6.11 Piece-Wise Function Definitions

To move beyond functions defined in one line, we introduce in this section functions that are defined piece-by-piece. That is, we say use this definition when the argument is such-and-such and use this other definition when the argument is that-and-that.

6.11.1 A Basic Example

There are many other ways to define a factorial function for nonnegative integers. You might function:piece-wise definition say piece-wise function definition factorial of 0 is 1, otherwise factorial of n is n times factorial of n-1. Here is one way to do this in FriCAS.

Here is the value for n=0.

fact(0) == 1

Type: Void

Here is the value for n>0. The vertical bar | means such that. such that

fact(n | n > 0) == n * fact(n - 1)

Type: Void

What is the value for n=3?

Compiling function fact with type Integer -> Integer
Compiling function fact as a recurrence relation.

Type: PositiveInteger

What is the value for n=-3?

You did not define fact for argument -3 .

Now for a second definition. Here is the value for n=0.

facto(0) == 1

Type: Void

Give an error message if n<0.

facto(n | n < 0) == error "arguments to facto must be non-negative"

Type: Void

Here is the value otherwise.

facto(n) == n * facto(n - 1)

Type: Void

What is the value for n=7?

Compiling function facto with type Integer -> Integer

Type: PositiveInteger

What is the value for n=-7?

Error signalled from user code in function facto:
   arguments to facto must be non-negative

Type: PositiveInteger

To see the current piece-wise definition of a function, use )display value.

)display value facto
  facto 0 == 1
  facto (n | n < 0) ==
    error(arguments to facto must be non-negative)
  facto n == n facto(n - 1)

In general a piece-wise definition of a function consists of two or more parts. Each part gives a piece of the entire definition. FriCAS collects the pieces of a function as you enter them. When you ask for a value of the function, it then glues the pieces together to form a function.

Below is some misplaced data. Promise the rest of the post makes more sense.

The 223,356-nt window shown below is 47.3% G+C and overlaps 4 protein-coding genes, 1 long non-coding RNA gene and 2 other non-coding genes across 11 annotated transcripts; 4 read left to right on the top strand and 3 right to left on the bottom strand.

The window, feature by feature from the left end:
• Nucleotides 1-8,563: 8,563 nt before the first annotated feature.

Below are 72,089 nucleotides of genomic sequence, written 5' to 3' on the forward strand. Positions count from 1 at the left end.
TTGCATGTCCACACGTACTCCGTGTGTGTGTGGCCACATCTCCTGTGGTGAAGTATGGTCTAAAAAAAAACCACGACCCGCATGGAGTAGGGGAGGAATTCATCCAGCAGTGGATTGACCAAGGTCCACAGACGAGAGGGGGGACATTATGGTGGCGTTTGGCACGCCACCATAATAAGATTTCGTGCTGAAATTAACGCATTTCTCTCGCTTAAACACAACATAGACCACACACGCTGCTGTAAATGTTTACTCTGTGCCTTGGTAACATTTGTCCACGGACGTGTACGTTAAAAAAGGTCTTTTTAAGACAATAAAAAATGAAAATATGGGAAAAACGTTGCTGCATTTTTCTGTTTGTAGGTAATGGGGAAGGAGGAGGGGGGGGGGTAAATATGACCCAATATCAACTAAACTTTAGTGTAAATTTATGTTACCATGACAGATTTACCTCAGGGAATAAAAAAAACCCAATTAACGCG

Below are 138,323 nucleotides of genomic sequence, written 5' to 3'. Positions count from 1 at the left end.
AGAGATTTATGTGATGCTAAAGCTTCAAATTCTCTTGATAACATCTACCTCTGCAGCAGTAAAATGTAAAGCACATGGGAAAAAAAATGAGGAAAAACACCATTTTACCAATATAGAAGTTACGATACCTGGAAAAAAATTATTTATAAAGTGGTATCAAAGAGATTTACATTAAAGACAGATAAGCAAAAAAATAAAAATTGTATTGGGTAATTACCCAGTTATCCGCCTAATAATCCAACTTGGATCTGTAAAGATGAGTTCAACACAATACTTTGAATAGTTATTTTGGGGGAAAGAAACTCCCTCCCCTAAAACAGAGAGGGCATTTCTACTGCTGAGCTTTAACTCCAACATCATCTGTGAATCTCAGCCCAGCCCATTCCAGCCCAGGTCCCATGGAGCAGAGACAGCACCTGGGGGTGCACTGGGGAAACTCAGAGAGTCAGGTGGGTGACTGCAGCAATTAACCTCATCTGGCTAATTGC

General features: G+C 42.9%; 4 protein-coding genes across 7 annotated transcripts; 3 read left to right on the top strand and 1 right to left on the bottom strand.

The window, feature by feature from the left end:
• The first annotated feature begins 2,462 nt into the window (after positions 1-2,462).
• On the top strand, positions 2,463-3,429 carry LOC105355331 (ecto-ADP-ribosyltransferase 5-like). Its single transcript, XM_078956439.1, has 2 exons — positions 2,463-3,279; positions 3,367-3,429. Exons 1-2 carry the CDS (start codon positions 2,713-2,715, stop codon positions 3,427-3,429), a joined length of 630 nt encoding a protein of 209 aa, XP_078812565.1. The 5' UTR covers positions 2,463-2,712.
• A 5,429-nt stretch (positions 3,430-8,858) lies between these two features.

The two piece-wise definitions for the factorial function are examples of recursive functions, that is, functions that are defined in terms of themselves. Here is an interesting doubly-recursive function. This function returns the value 11 for all positive integer arguments.

Here is the first of two pieces.

eleven(n | n < 1) == n + 11

Type: Void

And the general case.

eleven(m) == eleven(eleven(m - 12))

Type: Void

Compute elevens, the infinite stream of values of eleven.

elevens := [eleven(i) for i in 0..]

Type: Stream Integer

What is the value at n=200?

elevens 200

Type: PositiveInteger

What is the FriCAS’s definition of eleven?

)display value eleven
  eleven (m | m < 1) == m + 11
  eleven m == eleven(eleven(m - 12))

6.11.2 Picking Up the Pieces

Here are the details about how FriCAS creates a function from its pieces. FriCAS converts the i-th piece of a function definition into a conditional expression of the form: if predi then expressioni. If any new piece has a predi that is identical (after all variables are uniformly named) to an earlier predj, the earlier piece is removed. Otherwise, the new piece is always added at the end.

If there are n pieces to a function definition for f, the function

defined f is: | if pred1 then expression1 else | . . . | if predn then expressionn else | error “You did not define f for argument <arg>.”

You can give definitions of any number of mutually recursive function definitions, piece-wise or otherwise. No computation is done until you ask for a value. When you do ask for a value, all the relevant definitions are gathered, analyzed, and translated into separate functions and compiled.

Let’s recall the definition of eleven from the previous section.

eleven(n | n < 1) == n + 11

Type: Void

eleven(m) == eleven(eleven(m - 12))

Type: Void

A similar doubly-recursive function below produces -11 for all negative positive integers. If you haven’t worked out why or how eleven works, the structure of this definition gives a clue.

This definition we write as a block.

minusEleven(n) ==
  n >= 0 => n - 11
  minusEleven (5 + minusEleven(n + 7))